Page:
Published: 04th January 2019
Shankar IAS Academy ensures that civil services aspirants are well-equipped to crack the exams
More than 900 of Shankar IAS Academy's students are IAS or IPS officers in all states and IFS officers in 27 countries
What does it take to serve the country? What does it take to serve as a civil servant? Shankar IAS Academy, one of the most reputed popular coaching institutes in India, seems to have the answers to these questions. Why else do you reckon they have expanded from Tamil Nadu to other states and have more than 3,000 students in their various classes. So, we sat down for a chat with Dr Vaishnavi Shankar during TNIE’s Indian Education Fair 2018 in Dubai to speak to her about how the late Shankar Devarajan started the academy, about embracing digital technology and why people will continue to aspire for civil services. Excerpts:
Could you tell us how Shankar IAS Academy began and how far you have come?
Shankar appeared for the Civil Service exams from 2001 onwards. He attempted the Mains three times, which is when he thought of starting the academy. He was a very passionate teacher who used to teach Geography particularly well. So, we started this academy in our home state of Tamil Nadu in 2004. Today, we have 3,000 students and we are stepping into our 15th year of existence. We also offer coaching for TNPSC, banking exams and the staff selection commission. The subjects have diversified with the programmes and the strength of the institution has also grown. We have around 50 faculty members and we have our own infrastructure like video conferencing facilities and two-way interactive classes. So right now, we are going in the direction of online classes. We are also present in Karnataka, Kerala and have branches in Tamil Nadu, in cities like Salem, Madurai, Tiruchy and Coimbatore. Slowly, we are expanding. The Andhra Pradesh Government is sending students to us and so is the Central Government from the Ministry of Social Justice and Empowerment.
More than 900 of their students are IAS or IPS officers in all states and IFS officers in 27 countries
How are you going digital?
We have websites exclusively for current affairs called iasparliament.com and there is tnpscthervupettagam.com for TNPSC as well. We have a YouTube channel running separately. There is also Civilspedia, a video journal for civil services aspirants which is on YouTube. We have a mobile app through which students receive schedules, events, question papers and they can even take up online tests. We have tied up with Brainvalley, an online testing platform, so once the course is over, we offer about 25 tests through it.
Do you think that the prestige that was attached to UPSC is still intact?
Today, if you look at our classrooms, there are several students from rural backgrounds which means the awareness has been created. Also, there are several engineers, doctors and lawyers as well. Even these students still think that there is power and prestige attached to it. In some of the centres, like at Adyar, Chennai, some students join us because they are bored with their IT jobs and really need a change. Money doesn’t matter to them, it’s about power and prestige. Like Anu Kumari, last year’s second rank holder, she was working for ten years and then, she got into civil services.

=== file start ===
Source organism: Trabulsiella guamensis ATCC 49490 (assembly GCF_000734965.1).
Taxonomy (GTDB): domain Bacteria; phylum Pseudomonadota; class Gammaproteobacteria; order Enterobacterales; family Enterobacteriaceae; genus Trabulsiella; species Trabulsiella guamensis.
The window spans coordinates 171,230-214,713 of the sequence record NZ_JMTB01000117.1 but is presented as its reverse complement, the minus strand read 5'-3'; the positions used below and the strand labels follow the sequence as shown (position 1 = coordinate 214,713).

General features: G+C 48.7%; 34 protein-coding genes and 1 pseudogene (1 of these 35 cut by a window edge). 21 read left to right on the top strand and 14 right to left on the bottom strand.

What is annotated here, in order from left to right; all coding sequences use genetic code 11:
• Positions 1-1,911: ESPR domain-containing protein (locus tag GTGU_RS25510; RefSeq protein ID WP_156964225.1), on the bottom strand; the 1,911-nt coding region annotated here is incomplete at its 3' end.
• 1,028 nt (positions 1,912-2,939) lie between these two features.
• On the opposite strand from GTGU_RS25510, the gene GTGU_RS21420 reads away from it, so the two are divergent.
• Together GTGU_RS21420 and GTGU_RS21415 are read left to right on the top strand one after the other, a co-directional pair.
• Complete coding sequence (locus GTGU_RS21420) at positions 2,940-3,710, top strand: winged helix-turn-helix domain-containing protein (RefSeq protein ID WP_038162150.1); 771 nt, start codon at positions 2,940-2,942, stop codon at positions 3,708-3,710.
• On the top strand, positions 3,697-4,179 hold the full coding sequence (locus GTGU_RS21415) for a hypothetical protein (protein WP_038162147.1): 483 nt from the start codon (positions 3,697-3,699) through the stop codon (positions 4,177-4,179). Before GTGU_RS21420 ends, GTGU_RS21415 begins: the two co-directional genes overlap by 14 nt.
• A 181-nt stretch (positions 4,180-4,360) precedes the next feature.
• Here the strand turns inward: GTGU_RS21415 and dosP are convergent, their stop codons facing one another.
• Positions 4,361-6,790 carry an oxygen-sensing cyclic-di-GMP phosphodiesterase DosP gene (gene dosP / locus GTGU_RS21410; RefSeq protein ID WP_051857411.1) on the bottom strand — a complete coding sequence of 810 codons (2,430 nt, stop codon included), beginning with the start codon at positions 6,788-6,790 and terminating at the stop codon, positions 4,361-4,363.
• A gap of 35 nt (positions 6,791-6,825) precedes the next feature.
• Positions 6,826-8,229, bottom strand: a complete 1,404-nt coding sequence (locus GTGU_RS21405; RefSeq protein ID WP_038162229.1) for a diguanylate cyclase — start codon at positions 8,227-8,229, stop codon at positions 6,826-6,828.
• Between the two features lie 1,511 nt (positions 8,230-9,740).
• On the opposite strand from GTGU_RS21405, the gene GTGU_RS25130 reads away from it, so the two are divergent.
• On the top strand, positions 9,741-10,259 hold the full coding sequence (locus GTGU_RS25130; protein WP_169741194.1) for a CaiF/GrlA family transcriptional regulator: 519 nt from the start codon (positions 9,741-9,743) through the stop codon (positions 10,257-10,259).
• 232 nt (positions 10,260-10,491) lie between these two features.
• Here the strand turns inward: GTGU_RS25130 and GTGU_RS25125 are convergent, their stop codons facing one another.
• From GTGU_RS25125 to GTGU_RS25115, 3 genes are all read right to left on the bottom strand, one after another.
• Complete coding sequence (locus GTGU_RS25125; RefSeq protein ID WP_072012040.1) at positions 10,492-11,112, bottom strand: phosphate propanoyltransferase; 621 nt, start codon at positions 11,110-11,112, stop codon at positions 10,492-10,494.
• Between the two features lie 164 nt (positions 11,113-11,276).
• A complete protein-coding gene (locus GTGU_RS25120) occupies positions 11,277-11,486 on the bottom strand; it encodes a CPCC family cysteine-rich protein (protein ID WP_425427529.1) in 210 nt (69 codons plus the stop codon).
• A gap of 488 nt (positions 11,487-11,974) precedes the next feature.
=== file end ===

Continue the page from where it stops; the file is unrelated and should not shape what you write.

Do you also have counselling?
We offer mentorship, wherein, individual attention will be given to students and all the doubts they have will be answered. Also, the peer group is strong and supportive. We hand-hold them through the test services and we make sure that they remain motivated. Also, there are options like state services and bank exams which they can try if UPSC doesn’t work out.
Dr Vaishnavi says that one needs to have a complete understanding of subjects rather than treating them as mere facts
What are the pre-requisites for a job in civil services?
It is about understanding the place and the world where you are. Overall, the examination tests all your skills. At the preliminary level, it tests your precise knowledge. At the Mains level, if you don’t understand the question, you won’t be able to answer, which brings in the analytics ability. Then, there are essay questions as well. So, it completely tests your knowledge, understanding, rationality and more. So, the exam tests all that a bureaucrat needs to have.
What is your advice for aspirants?
Shankar would always say that anybody who wants to prepare for the examination should have common sense, which is not very common. Along with this, if you are down to Earth and can understand a subject in its totality, that’s when you are ready. It’s not about getting the highest marks or a gold medal in your university. Even an average student from a rural background can clear the examinations but only if they have the right strategy to approach the exams. Be rational, use your common sense and you should be fine.
For more on them, click on shankariasacademy.com